D.C. United is back in action less than 30 hours from when this is being published, and yet I still feel like I’m in a fugue state after having a potentially delightful performance against the Seattle Sounders turn into the wrong kind of history. The sequence that gave the second goal keeps looping in my head like a gif in a tab that won’t close. This is a loss we’ll be thinking of for a long time.
Here are four other things on my mind from a defeat that defies belief even days later:
Wanted: Midfield General
We know how Ben Olsen wants this group to play. They’re built around Luciano Acosta’s skill set, and they should be. Acosta’s list of preferred options when he gets on the ball is something like this:
- Through ball!
- Dribble! (really this is almost 1a)
- Are we sure the through ball isn’t on?
- OK, start considering a sideways pass while keeping eyes open for a chance to dribble someone or play a through ball
And that’s great! Acosta is fun to watch, and after the past few years seeing a team built to play his brand of soccer can be thrilling...when it works. But there are phases of games where United needs someone else with a different mindset getting most of the touches. Someone who remembers that there’s a brake pedal that needs to be pressed on occasion. Someone who can sense the swings in momentum and rhythm as they’re starting to go against D.C. and squelch them by taking the air out of the ball.
United has lacked that player all year. They lacked that player last year, and one can’t help but wonder if such a steady hand could have been helpful against Montreal in the playoffs, when patience was called for. There’s no one on the team with both the mindset and the ability to slow a game down when it needs to be slowed, and Wednesday night was a stark example of what can happen when a team can only play at one speed.
That player may one day be Ian Harkes, but right now he’s more of a linking midfielder who adds fluency to all that urgency to break forward. He’s a great partner for Acosta in this system. What they need is the third piece, the rug that would really tie the room together. Marcelo couldn’t provide that sort of thing last night, and realistically that hasn’t been his game for a long time. Jared Jeffrey isn’t that kind of player, and neither is Rob Vincent. Chris Durkin may get there, but he’s 17, so let’s be patient with him.
Without a midfield general who can shield the back four effectively, open up the field with his range of passing, and show the soccer IQ to allow United to keep a grip on the controls of a game even when the kitchen sink is being thrown at them, this team is going to keep struggling. As much as the focus has been on the goalscoring total, this position - an upgraded central nervous system for the team, basically - is the one to focus on when you’re demanding a new Designated Player that requires a transfer fee.
When patience isn’t a virtue
Patience on the field would be very valuable for United, but a different kind of patience was a big problem in this one. Olsen didn’t have a sub or a major tactical change ready as a reaction to Brian Schmetzer’s game-changing double substitution in the 54th minute, and he didn’t have one quickly enough in the aftermath of Seattle pulling within 3-2.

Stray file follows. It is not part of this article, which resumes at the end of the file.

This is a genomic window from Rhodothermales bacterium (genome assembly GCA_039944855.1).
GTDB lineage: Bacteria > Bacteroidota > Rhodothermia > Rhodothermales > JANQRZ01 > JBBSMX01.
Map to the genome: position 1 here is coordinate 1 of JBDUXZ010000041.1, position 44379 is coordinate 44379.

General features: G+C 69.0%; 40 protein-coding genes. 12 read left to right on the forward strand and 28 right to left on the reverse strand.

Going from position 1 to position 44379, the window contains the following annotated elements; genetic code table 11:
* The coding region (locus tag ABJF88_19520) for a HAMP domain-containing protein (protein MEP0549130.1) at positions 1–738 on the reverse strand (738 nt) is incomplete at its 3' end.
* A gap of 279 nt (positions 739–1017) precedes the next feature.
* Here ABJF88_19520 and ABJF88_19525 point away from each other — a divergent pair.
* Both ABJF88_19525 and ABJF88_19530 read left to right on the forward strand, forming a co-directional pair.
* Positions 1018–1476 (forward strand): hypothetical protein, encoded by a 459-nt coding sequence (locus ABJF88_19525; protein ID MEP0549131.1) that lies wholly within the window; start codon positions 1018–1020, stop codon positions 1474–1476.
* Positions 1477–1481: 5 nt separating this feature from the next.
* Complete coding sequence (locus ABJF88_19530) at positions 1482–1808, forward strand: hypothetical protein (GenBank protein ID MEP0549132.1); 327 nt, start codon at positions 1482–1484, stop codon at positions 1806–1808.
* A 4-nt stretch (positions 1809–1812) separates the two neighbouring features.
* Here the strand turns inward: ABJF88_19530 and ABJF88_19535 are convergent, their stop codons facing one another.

There are mitigating factors, of course. Schmetzer’s sub brought two fullbacks into the game and moved the starting fullbacks up as wingers. At 3-0 down, that’s a bit strange, but the personnel made it work. On top of that, Seattle was bringing Kelvin Leerdam - a brand new signing that no one has had a chance to scout in MLS - and Nouhou Tolo, a 20 year old who a) has barely played in MLS and b) was seen as a doubt until his name popped up on the gameday 18 with a shoulder injury.
Nonetheless, the sub had an immediate impact. It was a lucky quick of timing for the Sounders that they got on the board just 3 minutes before the sub happened (the time it takes to ready a change like this means that the move was probably scripted in the locker room for 8-10 minutes into the half). United gave up the goal to Will Bruin, who becomes Cristiano Ronaldo against United for some reason, and like bad teams everywhere, they got nervous. The subs came in just as that fear started to take hold, and the Black-and-Red suddenly looked tentative, replacing all the smart, anticipatory defending from earlier with back-foot reactionary defending.
That set the stage for the goal from Brad Evans, and it was a killer goal that exposed all of United’s hesitancy. This was the moment to reply, and nothing was coming from United’s bench. Yes, Olsen did make his first sub before Seattle got their equalizer, but bringing Lamar Neagle in for Deshorn Brown was a simple fresh legs up top sub when D.C. needed a game-altering change to tamp the game down.
Granted, there were limited resources on the bench. Nick DeLeon - for the same reasons that he was too “safe” to be a #8 last year - would have made a lot of sense if he were sharp right now. However, throwing a player coming off of a long injury layoff into a game that was going 100mph is asking way too much. Maybe as a third sub on the wing for the last 10 minutes, but not in a central role where his job would be to connect safe passes and slow play down.
Plugging Jared Jeffrey in for Acosta, however, was a possibility. Whether Harkes or Marcelo would move up high, or if the midfield triangle would have moved to a bottom point, Jeffrey could have come in and slowed the tempo simply by committing some fouls higher up the field. He would have been an injection of energy and, vitally, a bit of attitude. With United nervous and retreating, seeing someone like Jeffrey getting stuck in and maybe even being a bit provocative may have helped snap the Black-and-Red out of their fear-induced paralysis.